The New B752 Cockpit: Explained

Welcome to the Boeing 757-200 cockpit tutorial! Sorry for the delay on this one but now it’s finally here. This update introduces a full rework of the B752 aircraft model. Specifically, this tutorial will be all about the new cockpit which is very similar to our last updated aircraft, the Boeing 777 family. You should be able to recognize the instruments quite well if you’re comfortable with the Boeing 777 family cockpit. Now let’s begin!

Overview

Letter Instrument Explained
A Primary Flight Display* This screen contains your attitude indicator, airspeed, altitude, and much more. It also shows whether you are aligned on the glideslope and the localizer for the ILS.
B Navigation Display* This screen shows a map of your flight plan with two different modes and zoom levels. Surrounding live air traffic is also now displayed on this map. See more information below on which mode means what and how to read the map.
C Engine and Crew Alert Display* This screen shows the main engine information such as N1 and Exhaust Gas Temperature (EGT). Total Air Temperature (TAT) is also shown along with alerts that show the status of the aircraft.
D Standby Attitude Indicator This standby screen acts as a backup that contains the same main data as the Primary Flight Display.
E Multifunction Display Displays various types of data but is limited to the rudder, elevator, and aileron position and the Fuel Flow (FF) in Infinite Flight.
F Gear Lever This lever controls your landing gear. You can also see the status of the landing gear above the lever.
G Clock This display shows the current local simulator time.
H Flight Management Display Unit This screen shows data of the aircraft such as ground speed, GPS position, time, and track.
I Spoiler Lever This lever controls your spoilers position.
J Throttle Control These levers control the amount of thrust for your aircraft.
K Flap Lever This lever controls your flaps position.
L Radio Management Panel Displays the current active ATC frequency you are tuned to.
M Autopilot Control Panel This panel shows autopilot information such as selected airspeed, heading, vertical speed, and altitude (ASL).
N Light Control Panel This panel shows the status of the lights on the aircraft such as landing, beacon, and strobe lights.
O Flap Position Indicator This display shows the current angle of your flaps on the aircraft.
P Inertial Reference System (IRS) This display shows the current airspeed and magnetic heading of the aircraft.
Q Fuel Load Indicator This display shows the amount of fuel loaded in each tank.

How are they used?

Primary Flight Display

Navigation Display

Engine and Crew Alert Display



Frequently Asked Questions

How do I select a SID/STAR procedure?

Check out the tutorial below on how to manage certain procedures with your flight plan.

Instrument Procedures Tutorial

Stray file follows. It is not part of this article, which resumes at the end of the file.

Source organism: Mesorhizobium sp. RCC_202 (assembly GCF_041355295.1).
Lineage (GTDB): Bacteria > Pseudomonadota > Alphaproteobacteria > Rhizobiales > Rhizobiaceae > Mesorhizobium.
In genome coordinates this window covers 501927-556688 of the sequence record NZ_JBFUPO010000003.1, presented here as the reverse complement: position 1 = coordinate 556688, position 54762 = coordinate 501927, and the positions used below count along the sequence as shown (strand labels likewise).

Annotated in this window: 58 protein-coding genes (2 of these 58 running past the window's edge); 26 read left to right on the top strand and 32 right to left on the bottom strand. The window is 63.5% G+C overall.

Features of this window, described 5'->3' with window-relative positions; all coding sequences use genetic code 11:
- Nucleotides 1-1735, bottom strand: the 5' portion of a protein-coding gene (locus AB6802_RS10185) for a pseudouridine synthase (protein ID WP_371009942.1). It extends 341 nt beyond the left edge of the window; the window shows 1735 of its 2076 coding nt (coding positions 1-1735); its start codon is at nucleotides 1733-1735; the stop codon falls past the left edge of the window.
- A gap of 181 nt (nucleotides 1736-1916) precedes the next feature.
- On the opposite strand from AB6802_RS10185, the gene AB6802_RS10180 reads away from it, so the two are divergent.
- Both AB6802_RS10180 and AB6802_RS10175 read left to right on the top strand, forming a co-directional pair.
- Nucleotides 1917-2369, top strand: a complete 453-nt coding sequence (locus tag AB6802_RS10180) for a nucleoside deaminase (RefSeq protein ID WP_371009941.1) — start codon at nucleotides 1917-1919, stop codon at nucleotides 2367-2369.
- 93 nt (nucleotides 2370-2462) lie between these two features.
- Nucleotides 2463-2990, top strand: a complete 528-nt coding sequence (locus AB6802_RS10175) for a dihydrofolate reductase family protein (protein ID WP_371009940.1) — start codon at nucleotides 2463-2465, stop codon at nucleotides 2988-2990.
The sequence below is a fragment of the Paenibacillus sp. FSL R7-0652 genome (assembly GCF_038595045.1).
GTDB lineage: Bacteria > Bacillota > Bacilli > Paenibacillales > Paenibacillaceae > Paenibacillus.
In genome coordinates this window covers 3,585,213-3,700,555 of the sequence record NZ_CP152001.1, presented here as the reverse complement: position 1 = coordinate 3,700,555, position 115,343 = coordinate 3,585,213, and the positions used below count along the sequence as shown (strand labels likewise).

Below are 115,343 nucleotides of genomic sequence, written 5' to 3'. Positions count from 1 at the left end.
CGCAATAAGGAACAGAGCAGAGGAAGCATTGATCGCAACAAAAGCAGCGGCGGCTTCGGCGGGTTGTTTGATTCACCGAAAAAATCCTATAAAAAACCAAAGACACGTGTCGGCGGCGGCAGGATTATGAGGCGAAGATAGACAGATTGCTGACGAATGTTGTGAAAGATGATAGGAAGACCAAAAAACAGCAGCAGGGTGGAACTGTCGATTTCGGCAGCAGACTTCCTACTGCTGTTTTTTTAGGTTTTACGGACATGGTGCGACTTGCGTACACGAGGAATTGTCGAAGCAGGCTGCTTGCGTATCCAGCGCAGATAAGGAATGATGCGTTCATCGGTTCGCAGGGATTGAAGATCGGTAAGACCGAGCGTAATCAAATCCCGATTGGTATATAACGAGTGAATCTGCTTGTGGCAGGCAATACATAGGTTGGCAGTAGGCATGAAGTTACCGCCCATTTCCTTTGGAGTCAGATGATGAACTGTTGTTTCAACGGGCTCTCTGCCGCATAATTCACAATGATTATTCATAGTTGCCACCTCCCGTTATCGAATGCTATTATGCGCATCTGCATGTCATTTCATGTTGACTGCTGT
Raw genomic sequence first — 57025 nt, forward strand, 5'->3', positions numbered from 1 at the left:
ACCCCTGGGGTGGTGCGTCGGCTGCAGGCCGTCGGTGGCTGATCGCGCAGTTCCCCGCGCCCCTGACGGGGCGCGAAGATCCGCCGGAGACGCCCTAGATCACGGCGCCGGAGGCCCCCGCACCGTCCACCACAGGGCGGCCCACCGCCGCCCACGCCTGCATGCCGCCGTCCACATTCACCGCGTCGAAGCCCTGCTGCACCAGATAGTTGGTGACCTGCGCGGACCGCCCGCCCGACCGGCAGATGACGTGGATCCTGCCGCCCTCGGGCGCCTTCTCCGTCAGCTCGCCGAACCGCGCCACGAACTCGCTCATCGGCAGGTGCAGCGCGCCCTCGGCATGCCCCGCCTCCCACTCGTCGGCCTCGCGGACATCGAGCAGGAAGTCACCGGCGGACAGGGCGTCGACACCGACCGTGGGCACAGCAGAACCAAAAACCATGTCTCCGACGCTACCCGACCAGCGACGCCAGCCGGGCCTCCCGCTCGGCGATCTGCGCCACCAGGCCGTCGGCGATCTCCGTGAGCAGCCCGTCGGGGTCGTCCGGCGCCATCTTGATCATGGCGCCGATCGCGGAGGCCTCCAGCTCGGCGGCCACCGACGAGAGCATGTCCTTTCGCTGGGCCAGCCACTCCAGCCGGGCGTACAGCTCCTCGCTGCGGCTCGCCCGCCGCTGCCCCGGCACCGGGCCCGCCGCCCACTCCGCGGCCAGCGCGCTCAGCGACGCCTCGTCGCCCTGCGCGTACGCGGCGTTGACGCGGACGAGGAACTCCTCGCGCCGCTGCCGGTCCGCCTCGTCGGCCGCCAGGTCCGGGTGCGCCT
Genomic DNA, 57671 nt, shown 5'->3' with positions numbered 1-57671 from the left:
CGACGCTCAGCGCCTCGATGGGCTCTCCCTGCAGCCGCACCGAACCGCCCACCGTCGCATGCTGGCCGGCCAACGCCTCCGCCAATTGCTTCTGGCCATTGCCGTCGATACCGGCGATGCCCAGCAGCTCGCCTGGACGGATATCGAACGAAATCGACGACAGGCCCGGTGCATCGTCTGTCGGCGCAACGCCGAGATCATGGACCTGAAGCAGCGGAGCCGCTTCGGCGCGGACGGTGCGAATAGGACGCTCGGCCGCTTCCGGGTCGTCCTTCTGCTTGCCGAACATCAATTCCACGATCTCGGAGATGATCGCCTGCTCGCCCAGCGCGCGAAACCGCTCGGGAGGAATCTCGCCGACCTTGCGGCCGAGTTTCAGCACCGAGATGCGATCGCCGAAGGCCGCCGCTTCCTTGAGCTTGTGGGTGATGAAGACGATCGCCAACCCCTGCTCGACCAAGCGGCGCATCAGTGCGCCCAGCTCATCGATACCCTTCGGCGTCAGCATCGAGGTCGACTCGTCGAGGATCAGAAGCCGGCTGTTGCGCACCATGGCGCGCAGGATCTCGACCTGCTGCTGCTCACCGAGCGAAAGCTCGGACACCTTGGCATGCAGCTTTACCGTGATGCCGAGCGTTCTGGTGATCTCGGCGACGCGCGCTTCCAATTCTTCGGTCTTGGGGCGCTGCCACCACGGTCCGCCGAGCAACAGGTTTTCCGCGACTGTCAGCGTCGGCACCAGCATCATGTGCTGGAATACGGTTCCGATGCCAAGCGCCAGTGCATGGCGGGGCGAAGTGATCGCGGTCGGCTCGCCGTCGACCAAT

What are the flap, takeoff, and landing speeds for the Boeing 757-200?

This data can be found in another tutorial. Check it out below!

757 Unofficial Takeoff & Landing Profiles


Where can I find the proper procedures/checklists for operating the Boeing 757-200?

The main checklist points can be found right in the cockpit! Check out your yoke and you will find checklists for various stages in your flights.


How does the VNAV system work?

This takes some more explaining so there is a separate tutorial for this which can be seen below.

The VNAV Tutorial


What is TCAS and where can I find it in the cockpit?

TCAS stands for traffic collision avoidance system and it’s main function in Infinite Flight is to show you surrounding aircraft on your Navigation Display. The aircraft on the display are marked with a white diamond with a couple of symbols and numbers next to it. There is an arrow which shows the aircraft vertical direction, up or down. It also includes a +/- which depicts altitude difference in hundreds of feet relative from your present altitude.

For Example:

  • +21 = 2,100ft above you
  • -21 = 2,100ft below you

How do I properly use the APU system?

Check out the tips below on when to start and use the APU system within your online flight.

  • The Main Battery must be turned ON to start the APU.
  • To start the APU, switch to APU START. Again, it will only start if your battery is on.
  • In real life, the APU is started immediately after the Main Battery is turned ON.
  • Shut down the APU as soon as the engines start.
  • If you want to taxi with only one engine on a multiple engine aircraft after landing, start the APU first before shutting down any engines to maintain realism.

Is there a video tutorial that shows me how I can fly the B752 successfully?

Yes! Check out the official tutorial from Infinite Flight below:

Flying the B757 Tutorial



Like always, if you have any questions, don’t hesitate to ask below. You can take a look at more cockpit tutorials here: A-10, XCub, A359, A3XX, C172, B737, B777 Family

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Very well laid out, easy to understand explanation. I appreciate it, Brandon!

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Very nice , I love how you do theses and have the things letter coded aswell

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I was waiting for this. Thanks

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Nice job @Brandon_K!

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